In the 70s i was at the front end on the engine. I worked from Springs Branch at Wigan and most of our work was on Class 25/40s with coal trains from the local pits.Various places on the network were quite dangerous if you did not get it right.eg dropping down the bank past Vulcan Foundry there was nothing between you and the WCML. you only approached the signal before the junction at 5mph or less otherwise you could do a spad and be on the junction. Greasy or wet lines made it evan more difficult as with a class 25 it was easy to lock the wheels and slide. Anouther bad place was coming off the Bickershaw branch. The signal was on the down hill slope so you would stop at the top of the hill and off the slope untill the signal pulled off. The signal men at Warrington PSB used to be exellant and if you told them it was bad rail conditions they would give you a clear road if they could.
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Old 9th March 2011, 23:12
Torquay Torquay is offline  
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Smile Vulcan, Warrington,& Bickershaw.

Quote:
Originally Posted by Barry Of Blackrod View Post
In the 70s i was at the front end on the engine. I worked from Springs Branch at Wigan and most of our work was on Class 25/40s with coal trains from the local pits.Various places on the network were quite dangerous if you did not get it right.eg dropping down the bank past Vulcan Foundry there was nothing between you and the WCML. you only approached the signal before the junction at 5mph or less otherwise you could do a spad and be on the junction. Greasy or wet lines made it evan more difficult as with a class 25 it was easy to lock the wheels and slide. Anouther bad place was coming off the Bickershaw branch. The signal was on the down hill slope so you would stop at the top of the hill and off the slope untill the signal pulled off. The signal men at Warrington PSB used to be exellant and if you told them it was bad rail conditions they would give you a clear road if they could.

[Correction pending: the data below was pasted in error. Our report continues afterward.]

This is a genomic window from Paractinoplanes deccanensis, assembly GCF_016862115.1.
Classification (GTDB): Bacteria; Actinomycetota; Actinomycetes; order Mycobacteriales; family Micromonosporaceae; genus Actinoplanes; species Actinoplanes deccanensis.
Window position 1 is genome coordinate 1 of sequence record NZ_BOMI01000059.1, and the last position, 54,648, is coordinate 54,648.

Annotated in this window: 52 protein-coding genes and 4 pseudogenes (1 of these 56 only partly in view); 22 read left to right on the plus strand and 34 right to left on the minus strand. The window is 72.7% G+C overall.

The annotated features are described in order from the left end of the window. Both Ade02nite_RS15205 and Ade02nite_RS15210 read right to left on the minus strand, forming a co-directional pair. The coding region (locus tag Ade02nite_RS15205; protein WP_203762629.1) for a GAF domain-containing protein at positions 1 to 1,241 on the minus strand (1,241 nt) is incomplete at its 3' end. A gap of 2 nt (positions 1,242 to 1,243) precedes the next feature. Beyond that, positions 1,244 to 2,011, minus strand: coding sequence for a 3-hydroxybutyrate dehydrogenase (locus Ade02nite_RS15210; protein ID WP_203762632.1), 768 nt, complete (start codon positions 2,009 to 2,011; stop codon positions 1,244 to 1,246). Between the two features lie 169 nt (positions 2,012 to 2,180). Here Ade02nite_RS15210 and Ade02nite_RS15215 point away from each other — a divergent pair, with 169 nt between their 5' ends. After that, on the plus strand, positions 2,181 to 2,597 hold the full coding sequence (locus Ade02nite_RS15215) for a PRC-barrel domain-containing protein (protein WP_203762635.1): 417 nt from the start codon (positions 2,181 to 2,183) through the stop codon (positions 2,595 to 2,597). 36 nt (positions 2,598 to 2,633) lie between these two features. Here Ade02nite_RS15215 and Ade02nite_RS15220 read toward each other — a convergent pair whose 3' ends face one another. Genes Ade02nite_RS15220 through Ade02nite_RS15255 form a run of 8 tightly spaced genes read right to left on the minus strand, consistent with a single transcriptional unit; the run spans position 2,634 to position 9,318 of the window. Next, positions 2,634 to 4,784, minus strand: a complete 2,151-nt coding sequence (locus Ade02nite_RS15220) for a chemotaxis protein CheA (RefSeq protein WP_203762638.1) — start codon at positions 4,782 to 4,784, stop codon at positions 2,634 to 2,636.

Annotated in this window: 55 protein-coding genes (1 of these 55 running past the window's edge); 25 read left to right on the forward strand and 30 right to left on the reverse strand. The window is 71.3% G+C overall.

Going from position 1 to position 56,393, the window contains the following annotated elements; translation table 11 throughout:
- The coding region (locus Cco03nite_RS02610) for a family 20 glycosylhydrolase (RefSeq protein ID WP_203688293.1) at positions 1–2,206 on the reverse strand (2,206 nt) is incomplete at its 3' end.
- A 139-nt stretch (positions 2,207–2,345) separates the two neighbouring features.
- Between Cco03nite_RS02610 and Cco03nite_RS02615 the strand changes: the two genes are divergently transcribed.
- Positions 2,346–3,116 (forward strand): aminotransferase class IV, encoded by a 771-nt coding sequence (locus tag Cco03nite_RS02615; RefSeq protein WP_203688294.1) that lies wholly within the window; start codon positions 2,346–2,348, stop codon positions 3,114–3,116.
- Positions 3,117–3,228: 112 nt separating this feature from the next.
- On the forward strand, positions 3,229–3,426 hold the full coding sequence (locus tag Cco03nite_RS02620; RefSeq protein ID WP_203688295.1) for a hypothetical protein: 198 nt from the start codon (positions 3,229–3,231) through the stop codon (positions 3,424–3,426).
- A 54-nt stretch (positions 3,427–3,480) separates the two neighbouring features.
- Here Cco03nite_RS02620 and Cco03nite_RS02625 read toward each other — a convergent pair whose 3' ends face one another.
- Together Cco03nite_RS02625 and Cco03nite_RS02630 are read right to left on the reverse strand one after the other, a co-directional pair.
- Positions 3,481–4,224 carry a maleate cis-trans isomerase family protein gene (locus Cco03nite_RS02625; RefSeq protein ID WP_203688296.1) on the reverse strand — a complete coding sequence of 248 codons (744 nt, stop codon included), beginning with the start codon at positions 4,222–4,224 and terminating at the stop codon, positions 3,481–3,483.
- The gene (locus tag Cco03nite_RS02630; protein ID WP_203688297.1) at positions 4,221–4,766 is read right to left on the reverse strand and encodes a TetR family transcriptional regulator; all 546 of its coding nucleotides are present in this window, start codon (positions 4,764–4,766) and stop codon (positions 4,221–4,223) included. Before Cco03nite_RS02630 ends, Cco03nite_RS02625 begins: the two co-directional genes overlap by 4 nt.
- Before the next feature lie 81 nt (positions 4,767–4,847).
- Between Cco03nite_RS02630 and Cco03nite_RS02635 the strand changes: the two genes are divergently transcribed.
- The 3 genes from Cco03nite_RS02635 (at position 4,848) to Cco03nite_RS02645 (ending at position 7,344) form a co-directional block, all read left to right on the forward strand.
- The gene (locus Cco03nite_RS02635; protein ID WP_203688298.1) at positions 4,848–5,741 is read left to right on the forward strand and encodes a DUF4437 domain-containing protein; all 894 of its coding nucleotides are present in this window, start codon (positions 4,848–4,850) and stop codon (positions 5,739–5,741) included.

Good one Barry, spot on, your correct with what took place in those areas whilst you were at Springs Branch, my stomping ground. Torquay.
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Old 10th March 2011, 00:35
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Quote:
Originally Posted by Torquay View Post
Good one Barry, spot on, your correct with what took place in those areas whilst you were at Springs Branch, my stomping ground. Torquay.
I have been over that railway many times with the Ellesmere Port Gas Tanks in both directions.
We came through Vic, over the Moss and made a left turn through Newton Le Willows Station down past the Vulcan foundry, as I recall there was a signal near the foundry that protected the WCML.
One of the HM Drivers had a SPAD going in the direction of Warrington.
The Gas Train was 12x101T Air Braked Tankers run at Class 6.
By the way did you know David Dean, he is the Branch Sec. of the Wigan RMT.
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Old 10th March 2011, 11:24
Barry Of Blackrod Barry Of Blackrod is offline  
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Winwick Junction

Yes that signal has allways been a bad one to stop at.It was moved back farther up the hill in the late 70s to give more overlap towards the junction.This was after various concerns raised about this signal.I personaly have never liked this junction as up trains from Earlstown have to run on the down fast line for about 75-100yrd before croossing back to the down lines.
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Old 10th March 2011, 18:02
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Originally Posted by Barry Of Blackrod View Post